A wonderful vintage Ercol elm sideboard on castors. This tall credenza in Ercol’s Light color has a wonderful patina. The lower sideboard has three drawers with a useful sliding, removeable cutlery holder inside the top drawer. The bank of drawers is flanked by a shelved cupboard on either side. The upper cabinets have glazed doors with height adjustable and removable shelves. Between the upper cabinets are open shelves where you can store books or display glassware, ceramics, etc. This sideboard has lots of storage space, looks stylish from all angles and has its original castors, making it easy to move around. The upper and lower cabinets are held together securely by the original Ercol fastenings but the cabinets can be split and moved around separately if required.
In 1889, Italian-born Lucian Ercolani (1888-1976) immigrated with his parents to England, settling in East London. His father—who constructed picture frames for the Uffizi Gallery in Florence and took up work as a carpenter for the Salvation Army in London—urged Ercolani to follow in his footsteps. Ercolani studied drawing and design at the Shoreditch Technical Institute, before sitting the City & Guild exams in the theory and construction of furniture. In 1907, he made his first piece of furniture, a musical cabinet. At school he met Ted Gomme, the man who would later co-found G-Plan, and with whom he developed a lifelong friendship which outlived their working relationship, which lasted until 1920.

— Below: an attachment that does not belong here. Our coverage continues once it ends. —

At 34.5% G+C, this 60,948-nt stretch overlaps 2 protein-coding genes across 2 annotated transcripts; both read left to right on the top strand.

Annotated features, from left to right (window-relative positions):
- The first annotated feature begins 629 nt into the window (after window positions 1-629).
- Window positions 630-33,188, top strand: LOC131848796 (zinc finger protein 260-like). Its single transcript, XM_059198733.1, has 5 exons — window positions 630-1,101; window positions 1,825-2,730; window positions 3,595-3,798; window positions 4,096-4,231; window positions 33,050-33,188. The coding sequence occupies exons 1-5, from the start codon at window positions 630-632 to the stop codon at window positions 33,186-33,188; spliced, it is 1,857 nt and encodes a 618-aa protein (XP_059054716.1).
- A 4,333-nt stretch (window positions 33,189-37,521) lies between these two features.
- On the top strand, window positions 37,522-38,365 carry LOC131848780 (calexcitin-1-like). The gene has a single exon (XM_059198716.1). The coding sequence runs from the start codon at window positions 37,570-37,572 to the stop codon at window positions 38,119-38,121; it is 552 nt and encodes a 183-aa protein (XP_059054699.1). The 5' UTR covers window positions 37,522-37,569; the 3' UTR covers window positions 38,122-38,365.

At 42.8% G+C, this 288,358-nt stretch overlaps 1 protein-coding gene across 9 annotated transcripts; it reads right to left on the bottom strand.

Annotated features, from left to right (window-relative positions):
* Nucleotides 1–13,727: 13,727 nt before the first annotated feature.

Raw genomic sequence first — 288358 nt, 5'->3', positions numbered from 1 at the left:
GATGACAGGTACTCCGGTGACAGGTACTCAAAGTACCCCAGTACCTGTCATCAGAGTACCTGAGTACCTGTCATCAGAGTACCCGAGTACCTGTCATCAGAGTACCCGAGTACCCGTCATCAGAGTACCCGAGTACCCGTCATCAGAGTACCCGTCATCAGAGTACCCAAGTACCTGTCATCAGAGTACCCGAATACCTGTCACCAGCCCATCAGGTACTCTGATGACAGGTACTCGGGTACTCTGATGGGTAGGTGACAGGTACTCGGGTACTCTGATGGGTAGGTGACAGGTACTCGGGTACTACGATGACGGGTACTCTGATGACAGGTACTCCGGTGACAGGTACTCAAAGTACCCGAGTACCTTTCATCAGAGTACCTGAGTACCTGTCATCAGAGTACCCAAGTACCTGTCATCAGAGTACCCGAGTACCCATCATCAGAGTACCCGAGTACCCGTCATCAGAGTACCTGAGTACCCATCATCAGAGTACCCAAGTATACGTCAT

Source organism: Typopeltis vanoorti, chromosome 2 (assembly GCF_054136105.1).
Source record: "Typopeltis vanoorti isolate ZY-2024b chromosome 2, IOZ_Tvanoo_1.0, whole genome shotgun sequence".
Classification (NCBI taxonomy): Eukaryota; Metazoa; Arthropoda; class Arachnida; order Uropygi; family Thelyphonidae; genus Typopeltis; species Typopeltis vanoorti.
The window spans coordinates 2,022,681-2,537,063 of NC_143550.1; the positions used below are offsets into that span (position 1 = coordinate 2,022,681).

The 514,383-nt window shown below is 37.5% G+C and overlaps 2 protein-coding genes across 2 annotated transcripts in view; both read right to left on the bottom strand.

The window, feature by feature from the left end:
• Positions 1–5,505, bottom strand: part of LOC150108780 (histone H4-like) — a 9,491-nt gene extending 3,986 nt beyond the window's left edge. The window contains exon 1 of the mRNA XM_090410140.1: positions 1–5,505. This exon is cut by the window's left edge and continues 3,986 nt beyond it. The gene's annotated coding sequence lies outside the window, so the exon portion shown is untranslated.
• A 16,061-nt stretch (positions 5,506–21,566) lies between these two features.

Like many British firms, Ercol supported the war effort, producing over 25,000 tent pegs a day, while both of Lucian’s sons, who worked in the family business, fought in the war. In 1944, Ercol was offered a huge contract to supply the Board of Trade with 100,000 low cost Windsor chairs. Ercol had uncovered a new way of utilizing elm, a natural resource in the High Wycombe forest that had been neglected as a timber due to its unruly and brittle nature. Using a special technique and new machinery, Ercol was able to manipulate the elm into a beautiful product. The process began with natural seasoning—drying the wood for one to two years outside—followed by kilning—steaming the wood in a large, enclosed room. In 1947, the first pieces from their Windsor Collection were available for purchase—which Ercol exhibited the year previously at the Britain Can Make It exhibition at the Victoria & Albert Museum in London. Ercol’s collection of mass-produced furniture found a ready-made market in post-war Britain, which demanded smaller pieces with simpler lines than their more bulky pre-war counterparts.
This Ercol cabinet has (hidden) cabling and light fittings in place but the main power cable is no longer present.
H162 x W156 x D44cm